The aquarium hobby and industry would simply not exist without the goldfish and one of the most iconic goldfish you can get your hands on is the Black Moor Goldfish.
It has a very unique appearance as far as goldfish are considered and if you are looking for something with a highly alluring look that isn’t too difficult to take care of then this is an option worth looking into.
For those interested or those who have already decided to keep black moors, here is everything there is to know about them.
A Little Background On The Black Moor Goldfish
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The goldfish is not a naturally occurring species of fish and is instead a result of selective breeding of certain types of carps. The Black Moor is a product of even more selective breeding among goldfish. They have been in the hobby for quite some time and despite their distinctive looks, they are readily available at most local fish stores that sell goldfish.
The Black Moor is easily identifiable as a goldfish while also being really distinct. The biggest difference is obviously its coloration. It is black as opposed to the orange color common among most goldfish.
Juveniles might have a duller coloration but it will get deeper as the fish grows and matures.
Another of its unique features is its eyes. They are sort of telescopic in nature and they become more prominent as the fish grows. They can even appear to pop out of its head. The rest of its physical features are in line with what you would expect from a fancy goldfish. It has an egg-shaped body and large flowing wings.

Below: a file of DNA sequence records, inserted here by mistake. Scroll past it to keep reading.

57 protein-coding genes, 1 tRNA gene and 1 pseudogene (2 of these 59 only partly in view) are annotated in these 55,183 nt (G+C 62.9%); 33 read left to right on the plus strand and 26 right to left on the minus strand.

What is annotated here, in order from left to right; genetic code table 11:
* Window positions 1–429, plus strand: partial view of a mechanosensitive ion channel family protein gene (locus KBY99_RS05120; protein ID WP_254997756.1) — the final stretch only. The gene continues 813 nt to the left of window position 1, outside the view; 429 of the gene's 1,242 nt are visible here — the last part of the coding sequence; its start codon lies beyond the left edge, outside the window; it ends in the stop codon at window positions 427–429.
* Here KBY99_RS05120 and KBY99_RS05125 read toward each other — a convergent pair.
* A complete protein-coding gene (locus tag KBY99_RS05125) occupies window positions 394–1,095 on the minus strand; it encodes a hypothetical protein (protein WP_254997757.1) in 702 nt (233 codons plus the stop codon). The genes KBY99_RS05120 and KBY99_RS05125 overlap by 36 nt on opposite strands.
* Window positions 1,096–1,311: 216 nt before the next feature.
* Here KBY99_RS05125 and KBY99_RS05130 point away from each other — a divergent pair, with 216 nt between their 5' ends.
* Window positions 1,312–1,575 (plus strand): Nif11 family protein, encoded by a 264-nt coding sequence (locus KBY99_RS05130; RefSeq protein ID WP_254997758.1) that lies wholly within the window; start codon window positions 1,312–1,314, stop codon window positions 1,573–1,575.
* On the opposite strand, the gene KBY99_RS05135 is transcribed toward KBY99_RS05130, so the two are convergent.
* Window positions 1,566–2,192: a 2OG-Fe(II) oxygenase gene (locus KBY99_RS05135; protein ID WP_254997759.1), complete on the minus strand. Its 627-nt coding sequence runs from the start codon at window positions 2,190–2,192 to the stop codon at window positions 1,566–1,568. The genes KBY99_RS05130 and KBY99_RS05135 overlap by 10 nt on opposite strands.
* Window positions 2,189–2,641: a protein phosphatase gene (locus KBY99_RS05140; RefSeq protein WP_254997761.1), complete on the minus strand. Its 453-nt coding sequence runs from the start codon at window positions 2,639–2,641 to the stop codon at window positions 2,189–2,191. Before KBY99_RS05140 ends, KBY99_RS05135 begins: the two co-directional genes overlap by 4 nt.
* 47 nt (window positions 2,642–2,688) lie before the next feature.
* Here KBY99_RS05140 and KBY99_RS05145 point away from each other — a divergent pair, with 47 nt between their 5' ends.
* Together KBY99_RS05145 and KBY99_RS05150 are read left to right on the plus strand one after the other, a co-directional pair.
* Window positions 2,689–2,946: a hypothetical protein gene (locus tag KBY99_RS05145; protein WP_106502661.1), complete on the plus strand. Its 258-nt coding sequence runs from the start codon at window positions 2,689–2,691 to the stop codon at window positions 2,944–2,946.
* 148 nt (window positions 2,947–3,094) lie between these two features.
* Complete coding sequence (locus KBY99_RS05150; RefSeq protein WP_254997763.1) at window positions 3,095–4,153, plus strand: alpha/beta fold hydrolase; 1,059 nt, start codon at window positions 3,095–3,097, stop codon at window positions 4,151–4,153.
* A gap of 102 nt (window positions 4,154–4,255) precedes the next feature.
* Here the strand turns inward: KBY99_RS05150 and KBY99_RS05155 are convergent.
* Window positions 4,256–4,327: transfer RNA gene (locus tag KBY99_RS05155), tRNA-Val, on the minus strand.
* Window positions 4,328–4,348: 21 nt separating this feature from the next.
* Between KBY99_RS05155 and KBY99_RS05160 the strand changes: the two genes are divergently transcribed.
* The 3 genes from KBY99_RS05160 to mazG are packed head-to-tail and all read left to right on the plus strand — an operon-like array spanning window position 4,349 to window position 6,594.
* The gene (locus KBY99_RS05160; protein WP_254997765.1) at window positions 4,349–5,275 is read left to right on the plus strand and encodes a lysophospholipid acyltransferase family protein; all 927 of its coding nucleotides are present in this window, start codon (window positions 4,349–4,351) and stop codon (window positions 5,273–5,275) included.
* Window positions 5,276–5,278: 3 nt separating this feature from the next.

Together, all these features make it a beautiful fish. They can also grow quite big, reaching a size of about 6-8 inches. Some fishkeepers have reported black moors as large as 10 inches.
Black Moor Goldfish Tank Size
The first obvious thing to remember is that Black Moor Goldfish, and any other goldfish for that matter, should not be kept in a bowl. 30 gallons is the minimum tank size if you only plan to keep a pair of these fish and even then, you will have to eventually upgrade as they grow larger. A larger tank will also be needed if you want to keep other fish or more than two Black Moors.
They also make excellent additions to ponds.
Black Moor Goldfish Tank Setup
As mentioned before, all goldfish are a result of selective breeding and as such, they do not have a natural habitat. This makes them quite adaptable as far as the tank setup goes. Just remember that these fish have large fins and they can grow to be quite big.
They also have poor vision despite their large eyes. The tank should have plenty of open spaces and the decor should be free of sharp edges and corners.
Provide a reliable filter but make sure that the current isn’t strong as these fish aren’t the strongest swimmers. If you want to keep live plants then make sure it is a hardy variety as these fish will nibble at them.
Black Moor Goldfish Water Parameters
Like all goldfish, the Black Moor Goldfish is a coldwater fish and can tolerate temperatures as low as 50°F or 10°C. The maximum temperature that these fish can thrive in is 75°F or 24°C. Optimal temperature should be kept between 65° – 72° F. The pH should be between 6.5 and 7.5. Apart from that, these fish are pretty hardy and adaptable.
Black Moor Goldfish Tankmates
While these fish are pretty docile, their delicate fins can become the target of other voracious fish. Ideally, tankmates for these fish should be able to tolerate the same conditions as the goldfish and they shouldn’t be too shy as these goldfish are very active feeders. Some great tankmates for these fish include